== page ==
Wednesday, April 25, 2018

Skip 2 Poke A Hole

Age related physical decline is making gardening an increasingly difficult activity for us.  Stubborn is our strong suit so we need to work smarter.  Last fall this 5 by 12 foot area was completely weeded.  Then soil amendments including limestone, compost, dehydrated cow manure, peat moss and sand were worked into the soil.  That was followed by a thick layer of finely chopped  hardwood tree leaves covering the bed.  Sections of wire fence were placed on top of the leaves to hold them in place.  All that needed to be done to ready this ground for planting was to remove the leaf cover and stir the soil.  The brown mound seen two beds away is the moved chopped leaves.  They will soon be put to use as mulch around other plants.

Our five foot wide beds are intensively planted.  Uniform planting requires a simple quick method to define the location of each plant.  We use 2 by 4 inch wire fence to keep the deer out of the planted areas.  We also use it to mark the planting grid.  Two pieces of fence placed with one rotated 90 degrees results in two inch squares.  In each row the onions are planted six inches apart.  Using my well worn walking stick, I push a planting hole then skip two squares before pushing another hole.  Eight inches separates the rows.  For that spacing I skip three holes before pushing another hole.  This likely seems unnecessarily fussy but it is much quicker than the traditional string between two sticks method widely used to define planting rows.

Watering the new transplants is the next to the last step in planting the onions.  The last step is to install the sections of fence around the outside of the planted area.  Four metal poles define the perimeter and garden twine quickly attaches the wire to the poles.  The wire sides are easily removed to work among the plants.  The weed covered area next to the onions needs attention now since we did not get to it last fall.

This is the garden near the back woods.  Here the planting beds are 18 feet long and only the perimeter is fenced.  270 onions were planted here three days ago.  Dixondale Farms has been our source of onion plants for the past several years.  Aware of our recent frigid weather, they promised a one week delay before shipping us their Texas grown plants.  That week turned out to be only one day and our exposed ground was still frozen.  The chopped leaf cover prevented the refreezing of this ground.  When it was cleared, some ice crystals remained in the ground but we planted.  The 2018 garden is well underway,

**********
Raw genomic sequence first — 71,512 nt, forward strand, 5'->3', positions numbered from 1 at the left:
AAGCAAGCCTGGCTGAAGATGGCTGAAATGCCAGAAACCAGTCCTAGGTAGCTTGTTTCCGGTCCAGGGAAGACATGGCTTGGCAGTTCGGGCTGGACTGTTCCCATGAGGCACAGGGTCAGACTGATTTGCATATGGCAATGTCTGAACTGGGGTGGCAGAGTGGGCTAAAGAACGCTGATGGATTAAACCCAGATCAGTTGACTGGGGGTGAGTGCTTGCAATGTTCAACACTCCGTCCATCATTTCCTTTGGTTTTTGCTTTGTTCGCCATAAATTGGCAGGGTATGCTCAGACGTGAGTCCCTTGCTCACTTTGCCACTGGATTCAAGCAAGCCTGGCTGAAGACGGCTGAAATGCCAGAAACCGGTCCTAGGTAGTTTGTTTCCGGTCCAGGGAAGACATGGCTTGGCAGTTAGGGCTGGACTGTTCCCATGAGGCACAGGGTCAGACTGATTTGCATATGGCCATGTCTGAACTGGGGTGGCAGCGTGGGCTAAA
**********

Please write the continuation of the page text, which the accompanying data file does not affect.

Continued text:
This adjacent bed contains 270 garlic cloves.  Not all have sprouted but that is normal.  March weather had these young plants looking terrible but they have recovered nicely.  Some of the garlic plants still look doubtful but we will continue to care for them and hope that at least some stay with us.

Tuesday, April 24, 2018

Welcome Back!

There is a lot of interest in Native plants now.  I say wonderful, more choices for me.  But please don't ask me or the bees to give up my Glory of the Snow.  Seeing them come up and flower in early spring makes me happy!

I let out a squeal of delight when I first spotted this sharp lobed hepatica flower.  Today there are two lovely pale purple flowers!  Around here this native wildflower is blooming now.  Our first drive by Irma's Woods found countless hepaticas in bloom.  It seems that the brightness of the flowers fade as the blossom matures.  Boy, can I relate to that!

The Squirrel Corn that we moved to the new woodland garden last year shows its lacy leaves. The funky flowers will be along soon. This is a spring ephemeral will not be visible above ground very long.  Now is the time to get out there and see them while you can!

These are stinging nettles. This plant is armed and dangerous famous for burning skin, but it is useful.  Red Admiral butterflies are among many that use it as a food source for their caterpillars.  When properly prepared it is a valuable food for humans.  If the color green has a taste, this plant has it.

Here is a Johnny Jump Up coming up from between Helen's Herkimer diamond rocks.  These  stones are native fifty miles to our north.  I like to eat Johnny Jump Up flowers and like their little faces.  Native or non-native I'm glad to see them both again.  The truth is I have to rip some of these plants out as  weeds while leaving some that flower.  Welcome back to another year in the Stone Wall Garden everyone!